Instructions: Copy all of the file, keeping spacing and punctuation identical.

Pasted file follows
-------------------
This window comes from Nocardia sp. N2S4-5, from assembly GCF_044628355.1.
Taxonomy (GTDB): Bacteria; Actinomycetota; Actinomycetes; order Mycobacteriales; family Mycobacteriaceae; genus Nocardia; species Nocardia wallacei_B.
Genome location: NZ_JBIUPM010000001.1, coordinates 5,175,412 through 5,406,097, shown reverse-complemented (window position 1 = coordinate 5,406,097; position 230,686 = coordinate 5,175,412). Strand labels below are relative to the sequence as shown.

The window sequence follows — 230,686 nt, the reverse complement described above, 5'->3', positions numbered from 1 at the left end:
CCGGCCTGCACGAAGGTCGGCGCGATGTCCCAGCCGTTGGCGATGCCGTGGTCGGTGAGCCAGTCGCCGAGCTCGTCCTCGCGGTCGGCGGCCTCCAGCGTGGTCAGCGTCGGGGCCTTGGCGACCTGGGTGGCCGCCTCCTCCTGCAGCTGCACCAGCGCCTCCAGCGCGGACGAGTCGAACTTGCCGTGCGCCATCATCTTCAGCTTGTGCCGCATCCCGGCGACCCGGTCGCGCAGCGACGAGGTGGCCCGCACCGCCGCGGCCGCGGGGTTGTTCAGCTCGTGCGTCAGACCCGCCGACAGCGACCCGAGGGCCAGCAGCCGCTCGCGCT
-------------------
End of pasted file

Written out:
This window comes from Nocardia sp. N2S4-5, from assembly GCF_044628355.1.
Taxonomy (GTDB): Bacteria; Actinomycetota; Actinomycetes; order Mycobacteriales; family Mycobacteriaceae; genus Nocardia; species Nocardia wallacei_B.
Genome location: NZ_JBIUPM010000001.1, coordinates 5,175,412 through 5,406,097, shown reverse-complemented (window position 1 = coordinate 5,406,097; position 230,686 = coordinate 5,175,412). Strand labels below are relative to the sequence as shown.

The window sequence follows — 230,686 nt, the reverse complement described above, 5'->3', positions numbered from 1 at the left end:
CCGGCCTGCACGAAGGTCGGCGCGATGTCCCAGCCGTTGGCGATGCCGTGGTCGGTGAGCCAGTCGCCGAGCTCGTCCTCGCGGTCGGCGGCCTCCAGCGTGGTCAGCGTCGGGGCCTTGGCGACCTGGGTGGCCGCCTCCTCCTGCAGCTGCACCAGCGCCTCCAGCGCGGACGAGTCGAACTTGCCGTGCGCCATCATCTTCAGCTTGTGCCGCATCCCGGCGACCCGGTCGCGCAGCGACGAGGTGGCCCGCACCGCCGCGGCCGCGGGGTTGTTCAGCTCGTGCGTCAGACCCGCCGACAGCGACCCGAGGGCCAGCAGCCGCTCGCGCT